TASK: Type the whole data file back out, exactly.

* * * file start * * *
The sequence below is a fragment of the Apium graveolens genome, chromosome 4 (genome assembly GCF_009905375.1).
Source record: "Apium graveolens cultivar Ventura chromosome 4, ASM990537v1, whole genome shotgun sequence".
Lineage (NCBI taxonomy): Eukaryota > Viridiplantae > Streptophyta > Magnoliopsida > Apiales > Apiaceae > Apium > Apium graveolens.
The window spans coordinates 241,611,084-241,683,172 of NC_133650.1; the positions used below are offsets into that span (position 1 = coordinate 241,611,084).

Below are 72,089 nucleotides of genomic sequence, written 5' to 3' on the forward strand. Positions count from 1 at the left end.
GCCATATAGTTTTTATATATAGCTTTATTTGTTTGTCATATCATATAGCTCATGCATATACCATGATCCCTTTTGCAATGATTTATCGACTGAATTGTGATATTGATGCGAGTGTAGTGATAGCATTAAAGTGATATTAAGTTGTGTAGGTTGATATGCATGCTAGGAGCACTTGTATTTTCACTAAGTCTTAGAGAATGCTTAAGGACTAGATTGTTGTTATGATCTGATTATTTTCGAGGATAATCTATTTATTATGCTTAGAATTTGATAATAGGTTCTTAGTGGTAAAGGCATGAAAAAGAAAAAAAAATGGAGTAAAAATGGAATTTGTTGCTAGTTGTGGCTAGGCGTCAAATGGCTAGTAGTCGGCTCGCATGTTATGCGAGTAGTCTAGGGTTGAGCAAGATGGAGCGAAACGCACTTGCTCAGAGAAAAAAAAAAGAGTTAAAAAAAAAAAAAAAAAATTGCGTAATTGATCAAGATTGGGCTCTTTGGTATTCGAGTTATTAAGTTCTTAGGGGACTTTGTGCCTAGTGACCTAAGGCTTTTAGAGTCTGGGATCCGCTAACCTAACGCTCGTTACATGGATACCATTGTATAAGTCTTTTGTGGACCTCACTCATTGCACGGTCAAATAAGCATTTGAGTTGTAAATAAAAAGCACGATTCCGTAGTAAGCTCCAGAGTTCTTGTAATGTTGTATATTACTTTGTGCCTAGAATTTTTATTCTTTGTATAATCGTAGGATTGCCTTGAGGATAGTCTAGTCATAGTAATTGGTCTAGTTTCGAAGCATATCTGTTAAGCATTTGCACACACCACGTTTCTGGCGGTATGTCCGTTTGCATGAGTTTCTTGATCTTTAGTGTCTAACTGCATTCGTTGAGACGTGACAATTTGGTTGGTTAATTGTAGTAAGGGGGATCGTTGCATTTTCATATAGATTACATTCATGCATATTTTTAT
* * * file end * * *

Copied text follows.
The sequence below is a fragment of the Apium graveolens genome, chromosome 4 (genome assembly GCF_009905375.1).
Source record: "Apium graveolens cultivar Ventura chromosome 4, ASM990537v1, whole genome shotgun sequence".
Lineage (NCBI taxonomy): Eukaryota > Viridiplantae > Streptophyta > Magnoliopsida > Apiales > Apiaceae > Apium > Apium graveolens.
The window spans coordinates 241,611,084-241,683,172 of NC_133650.1; the positions used below are offsets into that span (position 1 = coordinate 241,611,084).

Below are 72,089 nucleotides of genomic sequence, written 5' to 3' on the forward strand. Positions count from 1 at the left end.
GCCATATAGTTTTTATATATAGCTTTATTTGTTTGTCATATCATATAGCTCATGCATATACCATGATCCCTTTTGCAATGATTTATCGACTGAATTGTGATATTGATGCGAGTGTAGTGATAGCATTAAAGTGATATTAAGTTGTGTAGGTTGATATGCATGCTAGGAGCACTTGTATTTTCACTAAGTCTTAGAGAATGCTTAAGGACTAGATTGTTGTTATGATCTGATTATTTTCGAGGATAATCTATTTATTATGCTTAGAATTTGATAATAGGTTCTTAGTGGTAAAGGCATGAAAAAGAAAAAAAAATGGAGTAAAAATGGAATTTGTTGCTAGTTGTGGCTAGGCGTCAAATGGCTAGTAGTCGGCTCGCATGTTATGCGAGTAGTCTAGGGTTGAGCAAGATGGAGCGAAACGCACTTGCTCAGAGAAAAAAAAAAGAGTTAAAAAAAAAAAAAAAAAATTGCGTAATTGATCAAGATTGGGCTCTTTGGTATTCGAGTTATTAAGTTCTTAGGGGACTTTGTGCCTAGTGACCTAAGGCTTTTAGAGTCTGGGATCCGCTAACCTAACGCTCGTTACATGGATACCATTGTATAAGTCTTTTGTGGACCTCACTCATTGCACGGTCAAATAAGCATTTGAGTTGTAAATAAAAAGCACGATTCCGTAGTAAGCTCCAGAGTTCTTGTAATGTTGTATATTACTTTGTGCCTAGAATTTTTATTCTTTGTATAATCGTAGGATTGCCTTGAGGATAGTCTAGTCATAGTAATTGGTCTAGTTTCGAAGCATATCTGTTAAGCATTTGCACACACCACGTTTCTGGCGGTATGTCCGTTTGCATGAGTTTCTTGATCTTTAGTGTCTAACTGCATTCGTTGAGACGTGACAATTTGGTTGGTTAATTGTAGTAAGGGGGATCGTTGCATTTTCATATAGATTACATTCATGCATATTTTTAT